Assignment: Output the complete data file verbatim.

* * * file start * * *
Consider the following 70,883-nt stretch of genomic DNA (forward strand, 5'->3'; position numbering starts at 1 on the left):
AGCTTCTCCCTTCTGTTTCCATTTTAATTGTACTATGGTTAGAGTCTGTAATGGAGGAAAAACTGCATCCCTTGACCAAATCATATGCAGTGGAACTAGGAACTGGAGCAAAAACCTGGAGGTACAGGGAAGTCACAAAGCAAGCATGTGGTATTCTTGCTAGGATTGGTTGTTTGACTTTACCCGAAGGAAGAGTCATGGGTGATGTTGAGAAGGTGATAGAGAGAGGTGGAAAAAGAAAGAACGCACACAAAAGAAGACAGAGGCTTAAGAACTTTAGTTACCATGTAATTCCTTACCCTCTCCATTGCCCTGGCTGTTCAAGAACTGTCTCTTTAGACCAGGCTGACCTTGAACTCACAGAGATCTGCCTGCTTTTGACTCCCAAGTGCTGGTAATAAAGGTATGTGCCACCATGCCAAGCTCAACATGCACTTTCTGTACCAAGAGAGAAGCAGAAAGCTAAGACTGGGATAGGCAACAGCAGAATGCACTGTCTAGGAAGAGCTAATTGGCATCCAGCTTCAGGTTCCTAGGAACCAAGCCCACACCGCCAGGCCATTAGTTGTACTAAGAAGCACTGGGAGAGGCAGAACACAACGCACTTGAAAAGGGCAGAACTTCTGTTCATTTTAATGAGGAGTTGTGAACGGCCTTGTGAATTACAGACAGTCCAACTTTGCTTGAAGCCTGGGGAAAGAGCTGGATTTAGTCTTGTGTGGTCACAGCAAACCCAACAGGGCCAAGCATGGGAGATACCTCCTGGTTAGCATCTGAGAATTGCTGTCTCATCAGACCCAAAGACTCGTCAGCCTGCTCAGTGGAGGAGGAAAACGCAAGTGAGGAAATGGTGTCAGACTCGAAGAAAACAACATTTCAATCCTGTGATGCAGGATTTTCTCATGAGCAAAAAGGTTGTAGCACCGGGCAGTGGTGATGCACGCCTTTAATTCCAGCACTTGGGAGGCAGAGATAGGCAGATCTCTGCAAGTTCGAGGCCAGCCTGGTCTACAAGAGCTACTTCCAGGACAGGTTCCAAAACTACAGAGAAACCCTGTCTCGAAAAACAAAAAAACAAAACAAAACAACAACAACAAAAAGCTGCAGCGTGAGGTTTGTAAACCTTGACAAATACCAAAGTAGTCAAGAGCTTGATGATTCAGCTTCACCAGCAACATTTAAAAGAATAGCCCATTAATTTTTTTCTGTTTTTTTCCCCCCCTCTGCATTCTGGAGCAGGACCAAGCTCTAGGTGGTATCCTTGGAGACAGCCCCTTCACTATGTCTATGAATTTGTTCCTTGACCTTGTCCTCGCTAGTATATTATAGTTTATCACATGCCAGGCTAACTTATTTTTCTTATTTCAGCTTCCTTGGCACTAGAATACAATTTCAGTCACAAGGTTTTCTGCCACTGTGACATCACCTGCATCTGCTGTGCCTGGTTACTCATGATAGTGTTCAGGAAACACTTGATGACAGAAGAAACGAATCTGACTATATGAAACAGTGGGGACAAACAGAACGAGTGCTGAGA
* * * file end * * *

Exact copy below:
Consider the following 70,883-nt stretch of genomic DNA (forward strand, 5'->3'; position numbering starts at 1 on the left):
AGCTTCTCCCTTCTGTTTCCATTTTAATTGTACTATGGTTAGAGTCTGTAATGGAGGAAAAACTGCATCCCTTGACCAAATCATATGCAGTGGAACTAGGAACTGGAGCAAAAACCTGGAGGTACAGGGAAGTCACAAAGCAAGCATGTGGTATTCTTGCTAGGATTGGTTGTTTGACTTTACCCGAAGGAAGAGTCATGGGTGATGTTGAGAAGGTGATAGAGAGAGGTGGAAAAAGAAAGAACGCACACAAAAGAAGACAGAGGCTTAAGAACTTTAGTTACCATGTAATTCCTTACCCTCTCCATTGCCCTGGCTGTTCAAGAACTGTCTCTTTAGACCAGGCTGACCTTGAACTCACAGAGATCTGCCTGCTTTTGACTCCCAAGTGCTGGTAATAAAGGTATGTGCCACCATGCCAAGCTCAACATGCACTTTCTGTACCAAGAGAGAAGCAGAAAGCTAAGACTGGGATAGGCAACAGCAGAATGCACTGTCTAGGAAGAGCTAATTGGCATCCAGCTTCAGGTTCCTAGGAACCAAGCCCACACCGCCAGGCCATTAGTTGTACTAAGAAGCACTGGGAGAGGCAGAACACAACGCACTTGAAAAGGGCAGAACTTCTGTTCATTTTAATGAGGAGTTGTGAACGGCCTTGTGAATTACAGACAGTCCAACTTTGCTTGAAGCCTGGGGAAAGAGCTGGATTTAGTCTTGTGTGGTCACAGCAAACCCAACAGGGCCAAGCATGGGAGATACCTCCTGGTTAGCATCTGAGAATTGCTGTCTCATCAGACCCAAAGACTCGTCAGCCTGCTCAGTGGAGGAGGAAAACGCAAGTGAGGAAATGGTGTCAGACTCGAAGAAAACAACATTTCAATCCTGTGATGCAGGATTTTCTCATGAGCAAAAAGGTTGTAGCACCGGGCAGTGGTGATGCACGCCTTTAATTCCAGCACTTGGGAGGCAGAGATAGGCAGATCTCTGCAAGTTCGAGGCCAGCCTGGTCTACAAGAGCTACTTCCAGGACAGGTTCCAAAACTACAGAGAAACCCTGTCTCGAAAAACAAAAAAACAAAACAAAACAACAACAACAAAAAGCTGCAGCGTGAGGTTTGTAAACCTTGACAAATACCAAAGTAGTCAAGAGCTTGATGATTCAGCTTCACCAGCAACATTTAAAAGAATAGCCCATTAATTTTTTTCTGTTTTTTTCCCCCCCTCTGCATTCTGGAGCAGGACCAAGCTCTAGGTGGTATCCTTGGAGACAGCCCCTTCACTATGTCTATGAATTTGTTCCTTGACCTTGTCCTCGCTAGTATATTATAGTTTATCACATGCCAGGCTAACTTATTTTTCTTATTTCAGCTTCCTTGGCACTAGAATACAATTTCAGTCACAAGGTTTTCTGCCACTGTGACATCACCTGCATCTGCTGTGCCTGGTTACTCATGATAGTGTTCAGGAAACACTTGATGACAGAAGAAACGAATCTGACTATATGAAACAGTGGGGACAAACAGAACGAGTGCTGAGA